Does it spread more easily? Make people sicker? Mean that treatments and vaccines won't work? Questions are multiplying as fast as new variants of the coronavirus, especially the one moving through England and now popping up in the U.S. and other countries.

Scientists say there is reason for concern and more to learn but that the new variants should not cause alarm.

Q: Where did this new variant come from?

A: New variants have been seen almost since the virus was first detected in China nearly a year ago. Viruses often mutate, or develop small changes, as they reproduce and move through a population.

Most changes are trivial. A more concerning situation is when a virus mutates to help it escape from drugs or the immune system, or if it acquires a lot of changes that make it very different from previous versions.

Q: How does one variant become dominant?

A: That can happen if one variant takes hold and starts spreading in an area, or because "super spreader" events helped it become established.

It also can happen if a mutation gives a new variant an advantage, such as helping it spread more easily than other ones that are circulating.

Scientists are still working to confirm whether the variant in England spreads more easily, but they are finding some evidence that it does.

Q: What's worrisome about the British variant?

A: It has many mutations — nearly two dozen — and eight are on the spike protein that the virus uses to attach to and infect cells. The spike is what vaccines and antibody drugs target.

Dr. Ravi Gupta, a virus expert at the University of Cambridge in England, said modeling studies suggest it may be up to two times more infectious than the version that's been most common in England so far.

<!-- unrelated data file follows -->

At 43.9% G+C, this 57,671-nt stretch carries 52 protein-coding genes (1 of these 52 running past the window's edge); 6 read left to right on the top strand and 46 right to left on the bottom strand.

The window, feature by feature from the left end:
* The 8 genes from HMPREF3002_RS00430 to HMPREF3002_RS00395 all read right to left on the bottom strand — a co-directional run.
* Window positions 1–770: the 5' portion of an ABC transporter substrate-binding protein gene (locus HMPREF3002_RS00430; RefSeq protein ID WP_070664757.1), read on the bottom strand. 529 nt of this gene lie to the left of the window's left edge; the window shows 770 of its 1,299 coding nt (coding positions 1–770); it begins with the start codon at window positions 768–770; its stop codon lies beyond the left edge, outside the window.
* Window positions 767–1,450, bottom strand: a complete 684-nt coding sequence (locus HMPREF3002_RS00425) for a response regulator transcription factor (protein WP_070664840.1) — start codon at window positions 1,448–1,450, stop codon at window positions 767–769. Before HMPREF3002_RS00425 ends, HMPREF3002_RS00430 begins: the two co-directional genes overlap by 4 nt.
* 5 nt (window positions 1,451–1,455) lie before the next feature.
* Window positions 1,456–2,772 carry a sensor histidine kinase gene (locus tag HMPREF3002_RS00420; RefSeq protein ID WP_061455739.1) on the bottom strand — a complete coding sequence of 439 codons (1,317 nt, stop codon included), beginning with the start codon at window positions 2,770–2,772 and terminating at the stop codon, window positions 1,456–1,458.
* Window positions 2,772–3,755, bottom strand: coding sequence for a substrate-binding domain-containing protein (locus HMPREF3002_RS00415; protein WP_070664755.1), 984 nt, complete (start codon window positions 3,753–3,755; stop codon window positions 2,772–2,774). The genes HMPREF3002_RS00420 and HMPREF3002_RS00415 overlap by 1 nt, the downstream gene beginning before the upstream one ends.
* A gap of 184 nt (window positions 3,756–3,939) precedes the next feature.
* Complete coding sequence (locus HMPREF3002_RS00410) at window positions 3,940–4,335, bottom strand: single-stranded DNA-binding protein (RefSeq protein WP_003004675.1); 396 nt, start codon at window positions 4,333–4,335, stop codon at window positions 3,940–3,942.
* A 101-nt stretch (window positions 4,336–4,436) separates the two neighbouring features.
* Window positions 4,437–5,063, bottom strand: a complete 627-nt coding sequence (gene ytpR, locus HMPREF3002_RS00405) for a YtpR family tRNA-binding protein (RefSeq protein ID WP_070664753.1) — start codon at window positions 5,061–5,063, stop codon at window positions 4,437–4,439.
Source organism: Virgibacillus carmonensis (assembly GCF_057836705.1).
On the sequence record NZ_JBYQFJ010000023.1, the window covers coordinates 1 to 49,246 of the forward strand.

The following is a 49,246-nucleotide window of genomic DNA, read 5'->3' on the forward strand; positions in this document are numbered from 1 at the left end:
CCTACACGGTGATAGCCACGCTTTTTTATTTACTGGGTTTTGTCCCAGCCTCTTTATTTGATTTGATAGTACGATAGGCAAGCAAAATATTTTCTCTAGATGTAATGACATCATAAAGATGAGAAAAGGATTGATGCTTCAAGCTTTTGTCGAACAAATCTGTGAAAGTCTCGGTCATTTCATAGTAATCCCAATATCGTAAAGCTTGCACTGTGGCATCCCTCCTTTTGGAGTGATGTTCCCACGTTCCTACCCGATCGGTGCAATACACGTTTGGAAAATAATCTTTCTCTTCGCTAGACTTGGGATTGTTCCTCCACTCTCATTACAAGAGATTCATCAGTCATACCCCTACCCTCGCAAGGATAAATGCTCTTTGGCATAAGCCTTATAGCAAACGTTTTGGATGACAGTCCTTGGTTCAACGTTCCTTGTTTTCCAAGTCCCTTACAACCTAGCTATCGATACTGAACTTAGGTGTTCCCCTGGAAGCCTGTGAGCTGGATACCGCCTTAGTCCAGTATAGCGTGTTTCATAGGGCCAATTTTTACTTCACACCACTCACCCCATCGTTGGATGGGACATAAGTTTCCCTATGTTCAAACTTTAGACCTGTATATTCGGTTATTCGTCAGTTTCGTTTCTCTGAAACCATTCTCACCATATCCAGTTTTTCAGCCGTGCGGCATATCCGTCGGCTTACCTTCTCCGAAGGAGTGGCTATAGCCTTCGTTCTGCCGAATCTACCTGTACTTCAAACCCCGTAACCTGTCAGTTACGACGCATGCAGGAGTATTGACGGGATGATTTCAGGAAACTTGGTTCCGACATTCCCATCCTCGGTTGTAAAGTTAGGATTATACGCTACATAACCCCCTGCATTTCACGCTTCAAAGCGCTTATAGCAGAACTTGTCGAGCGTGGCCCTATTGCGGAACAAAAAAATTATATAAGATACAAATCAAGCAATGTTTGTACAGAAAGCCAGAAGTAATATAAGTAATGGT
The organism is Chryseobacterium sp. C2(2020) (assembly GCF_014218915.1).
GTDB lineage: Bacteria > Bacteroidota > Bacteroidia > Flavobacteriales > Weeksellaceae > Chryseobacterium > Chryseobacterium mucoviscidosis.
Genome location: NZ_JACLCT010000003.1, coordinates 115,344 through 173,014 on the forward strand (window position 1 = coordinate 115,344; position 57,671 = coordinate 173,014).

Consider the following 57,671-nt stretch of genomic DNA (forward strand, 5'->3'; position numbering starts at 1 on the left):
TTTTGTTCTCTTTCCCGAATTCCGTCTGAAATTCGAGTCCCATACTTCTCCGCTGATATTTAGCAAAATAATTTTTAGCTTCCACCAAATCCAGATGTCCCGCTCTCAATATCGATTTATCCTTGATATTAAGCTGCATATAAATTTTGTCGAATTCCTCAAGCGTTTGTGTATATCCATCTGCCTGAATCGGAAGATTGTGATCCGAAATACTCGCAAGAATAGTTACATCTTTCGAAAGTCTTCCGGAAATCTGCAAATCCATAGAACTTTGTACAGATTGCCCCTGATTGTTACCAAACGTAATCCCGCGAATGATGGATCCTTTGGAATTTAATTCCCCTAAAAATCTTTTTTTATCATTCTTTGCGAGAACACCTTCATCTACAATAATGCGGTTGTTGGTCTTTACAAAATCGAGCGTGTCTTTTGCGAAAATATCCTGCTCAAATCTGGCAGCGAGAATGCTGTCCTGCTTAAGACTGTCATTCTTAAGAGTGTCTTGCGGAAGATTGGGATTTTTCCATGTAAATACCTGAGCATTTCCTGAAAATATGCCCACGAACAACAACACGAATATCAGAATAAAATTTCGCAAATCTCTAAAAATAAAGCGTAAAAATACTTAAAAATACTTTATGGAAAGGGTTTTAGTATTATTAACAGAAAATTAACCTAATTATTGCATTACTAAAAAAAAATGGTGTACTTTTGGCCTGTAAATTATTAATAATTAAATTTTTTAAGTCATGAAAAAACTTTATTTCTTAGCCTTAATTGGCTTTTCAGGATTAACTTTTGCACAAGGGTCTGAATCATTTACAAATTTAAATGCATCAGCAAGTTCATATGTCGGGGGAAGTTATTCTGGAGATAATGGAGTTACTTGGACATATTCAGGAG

Q: Does it make people sicker or more likely to die?

A: "There's no indication that either of those is true, but clearly those are two issues we've got to watch," Landrigan said. As more patients get infected with the new variant, "they'll know fairly soon if the new strain makes people sicker."

A WHO outbreak expert, Maria Van Kerkhove, said that "the information that we have so far is that there isn't a change" in the kind of illness or its severity.

Q: What do the mutations mean for treatments?

A: A couple of cases in England raise concern that the mutations in some of the emerging new variants could hurt the potency of drugs that supply antibodies to block the virus from infecting cells. One drugmaker, Eli Lilly, said that tests in its lab suggest that its drug remains fully active.

Q: What about vaccines?

A: Scientists believe current vaccines will still be effective against the variant, but they are working to confirm that. On Wednesday, British officials reiterated that there is no data suggesting the new variant hurts the effectiveness of the available vaccines.

Vaccines induce broad immune system responses besides just prompting the immune system to make antibodies to the virus, so they are expected to still work, several scientists said.

Q: What can I do to reduce my risk?

A: Follow the advice to wear a mask, wash your hands often, maintain social distance and avoid crowds, public health experts say.

"The bottom line is we need to suppress transmission" of the coronavirus, said the WHO's director-general, Dr. Tedros Adhanom Ghebreyesus. "The more we allow it to spread, the more mutations will happen."